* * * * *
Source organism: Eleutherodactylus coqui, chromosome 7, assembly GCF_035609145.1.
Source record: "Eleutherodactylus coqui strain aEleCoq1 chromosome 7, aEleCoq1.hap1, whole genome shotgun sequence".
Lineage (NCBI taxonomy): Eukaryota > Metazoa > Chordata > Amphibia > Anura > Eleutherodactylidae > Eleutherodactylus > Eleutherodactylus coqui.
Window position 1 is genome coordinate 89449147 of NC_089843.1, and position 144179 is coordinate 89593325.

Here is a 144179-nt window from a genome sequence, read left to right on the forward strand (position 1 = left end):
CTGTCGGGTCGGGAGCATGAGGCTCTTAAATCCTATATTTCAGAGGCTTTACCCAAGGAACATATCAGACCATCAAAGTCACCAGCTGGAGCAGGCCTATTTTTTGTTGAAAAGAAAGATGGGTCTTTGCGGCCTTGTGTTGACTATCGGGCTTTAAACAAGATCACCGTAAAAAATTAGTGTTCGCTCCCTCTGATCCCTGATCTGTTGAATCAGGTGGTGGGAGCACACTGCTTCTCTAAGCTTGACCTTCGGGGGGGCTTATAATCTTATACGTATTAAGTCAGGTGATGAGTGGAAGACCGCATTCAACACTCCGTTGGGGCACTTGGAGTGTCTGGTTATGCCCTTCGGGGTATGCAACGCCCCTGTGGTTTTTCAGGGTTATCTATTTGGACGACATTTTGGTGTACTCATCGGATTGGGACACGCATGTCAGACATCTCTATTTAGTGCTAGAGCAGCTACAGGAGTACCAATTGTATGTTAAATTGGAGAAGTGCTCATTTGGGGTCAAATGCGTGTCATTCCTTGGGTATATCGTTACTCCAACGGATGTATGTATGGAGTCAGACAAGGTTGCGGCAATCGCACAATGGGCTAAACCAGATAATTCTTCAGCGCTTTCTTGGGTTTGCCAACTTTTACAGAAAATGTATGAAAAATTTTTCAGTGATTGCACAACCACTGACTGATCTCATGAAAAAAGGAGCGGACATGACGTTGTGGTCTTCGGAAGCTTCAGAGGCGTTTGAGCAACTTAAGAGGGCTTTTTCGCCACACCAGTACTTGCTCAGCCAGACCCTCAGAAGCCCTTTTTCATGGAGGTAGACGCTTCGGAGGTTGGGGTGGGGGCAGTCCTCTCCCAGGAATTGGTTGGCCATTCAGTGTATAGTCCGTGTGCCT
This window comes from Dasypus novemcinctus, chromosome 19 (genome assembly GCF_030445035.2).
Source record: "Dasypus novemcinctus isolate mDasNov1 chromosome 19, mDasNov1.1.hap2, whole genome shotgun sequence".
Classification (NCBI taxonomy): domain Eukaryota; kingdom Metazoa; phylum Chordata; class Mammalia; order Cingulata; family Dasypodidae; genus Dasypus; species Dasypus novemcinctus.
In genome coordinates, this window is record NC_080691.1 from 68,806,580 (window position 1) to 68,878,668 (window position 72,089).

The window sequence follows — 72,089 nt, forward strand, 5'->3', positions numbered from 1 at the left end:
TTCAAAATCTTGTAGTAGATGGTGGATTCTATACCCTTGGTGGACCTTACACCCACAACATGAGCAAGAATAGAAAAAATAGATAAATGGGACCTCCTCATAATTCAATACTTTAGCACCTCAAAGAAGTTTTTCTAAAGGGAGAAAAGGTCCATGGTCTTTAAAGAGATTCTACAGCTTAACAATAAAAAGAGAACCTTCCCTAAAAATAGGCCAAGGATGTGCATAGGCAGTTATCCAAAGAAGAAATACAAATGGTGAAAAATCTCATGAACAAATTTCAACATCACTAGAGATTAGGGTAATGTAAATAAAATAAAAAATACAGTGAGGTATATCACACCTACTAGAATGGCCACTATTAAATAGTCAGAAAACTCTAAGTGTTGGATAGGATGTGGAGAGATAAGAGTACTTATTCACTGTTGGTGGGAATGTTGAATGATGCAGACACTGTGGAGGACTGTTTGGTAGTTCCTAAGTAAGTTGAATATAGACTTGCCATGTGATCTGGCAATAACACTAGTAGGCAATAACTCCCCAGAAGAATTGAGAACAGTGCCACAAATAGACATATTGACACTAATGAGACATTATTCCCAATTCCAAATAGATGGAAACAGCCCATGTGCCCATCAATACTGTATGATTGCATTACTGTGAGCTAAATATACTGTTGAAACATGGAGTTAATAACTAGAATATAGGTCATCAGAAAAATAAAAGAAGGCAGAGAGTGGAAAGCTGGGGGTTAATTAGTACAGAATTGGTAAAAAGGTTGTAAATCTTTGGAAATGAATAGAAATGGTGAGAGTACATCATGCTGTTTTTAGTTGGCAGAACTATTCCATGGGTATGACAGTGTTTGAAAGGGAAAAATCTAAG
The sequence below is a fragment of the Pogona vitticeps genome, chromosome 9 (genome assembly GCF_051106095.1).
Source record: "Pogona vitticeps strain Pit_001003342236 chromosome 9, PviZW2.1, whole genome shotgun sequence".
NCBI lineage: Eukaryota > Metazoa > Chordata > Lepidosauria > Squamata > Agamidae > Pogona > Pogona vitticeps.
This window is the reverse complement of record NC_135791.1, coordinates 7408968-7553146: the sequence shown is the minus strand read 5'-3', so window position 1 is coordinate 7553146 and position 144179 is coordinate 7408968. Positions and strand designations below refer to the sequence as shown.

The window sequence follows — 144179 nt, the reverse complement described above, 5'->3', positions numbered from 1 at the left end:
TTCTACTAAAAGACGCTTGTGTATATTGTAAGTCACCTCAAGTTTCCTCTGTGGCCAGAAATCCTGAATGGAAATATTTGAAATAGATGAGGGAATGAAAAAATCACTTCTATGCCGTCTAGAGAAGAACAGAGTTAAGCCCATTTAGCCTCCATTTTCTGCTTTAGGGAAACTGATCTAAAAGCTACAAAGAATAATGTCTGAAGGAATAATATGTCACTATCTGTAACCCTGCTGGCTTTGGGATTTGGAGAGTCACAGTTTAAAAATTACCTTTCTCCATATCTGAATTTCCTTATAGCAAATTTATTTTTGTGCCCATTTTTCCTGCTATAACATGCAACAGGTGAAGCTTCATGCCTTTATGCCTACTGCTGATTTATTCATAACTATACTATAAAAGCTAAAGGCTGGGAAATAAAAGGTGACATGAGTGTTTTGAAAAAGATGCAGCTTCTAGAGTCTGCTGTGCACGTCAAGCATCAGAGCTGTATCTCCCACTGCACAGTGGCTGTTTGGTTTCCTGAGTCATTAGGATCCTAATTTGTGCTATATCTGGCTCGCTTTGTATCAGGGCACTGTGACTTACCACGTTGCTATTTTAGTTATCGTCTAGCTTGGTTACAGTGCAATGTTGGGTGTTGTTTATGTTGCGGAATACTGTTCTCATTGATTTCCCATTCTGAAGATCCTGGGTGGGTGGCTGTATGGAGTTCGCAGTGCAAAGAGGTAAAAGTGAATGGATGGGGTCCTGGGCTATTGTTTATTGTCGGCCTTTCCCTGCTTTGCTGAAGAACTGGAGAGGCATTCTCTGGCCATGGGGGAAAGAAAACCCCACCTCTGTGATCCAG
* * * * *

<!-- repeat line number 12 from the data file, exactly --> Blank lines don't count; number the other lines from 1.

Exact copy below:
TTCAAAATCTTGTAGTAGATGGTGGATTCTATACCCTTGGTGGACCTTACACCCACAACATGAGCAAGAATAGAAAAAATAGATAAATGGGACCTCCTCATAATTCAATACTTTAGCACCTCAAAGAAGTTTTTCTAAAGGGAGAAAAGGTCCATGGTCTTTAAAGAGATTCTACAGCTTAACAATAAAAAGAGAACCTTCCCTAAAAATAGGCCAAGGATGTGCATAGGCAGTTATCCAAAGAAGAAATACAAATGGTGAAAAATCTCATGAACAAATTTCAACATCACTAGAGATTAGGGTAATGTAAATAAAATAAAAAATACAGTGAGGTATATCACACCTACTAGAATGGCCACTATTAAATAGTCAGAAAACTCTAAGTGTTGGATAGGATGTGGAGAGATAAGAGTACTTATTCACTGTTGGTGGGAATGTTGAATGATGCAGACACTGTGGAGGACTGTTTGGTAGTTCCTAAGTAAGTTGAATATAGACTTGCCATGTGATCTGGCAATAACACTAGTAGGCAATAACTCCCCAGAAGAATTGAGAACAGTGCCACAAATAGACATATTGACACTAATGAGACATTATTCCCAATTCCAAATAGATGGAAACAGCCCATGTGCCCATCAATACTGTATGATTGCATTACTGTGAGCTAAATATACTGTTGAAACATGGAGTTAATAACTAGAATATAGGTCATCAGAAAAATAAAAGAAGGCAGAGAGTGGAAAGCTGGGGGTTAATTAGTACAGAATTGGTAAAAAGGTTGTAAATCTTTGGAAATGAATAGAAATGGTGAGAGTACATCATGCTGTTTTTAGTTGGCAGAACTATTCCATGGGTATGACAGTGTTTGAAAGGGAAAAATCTAAG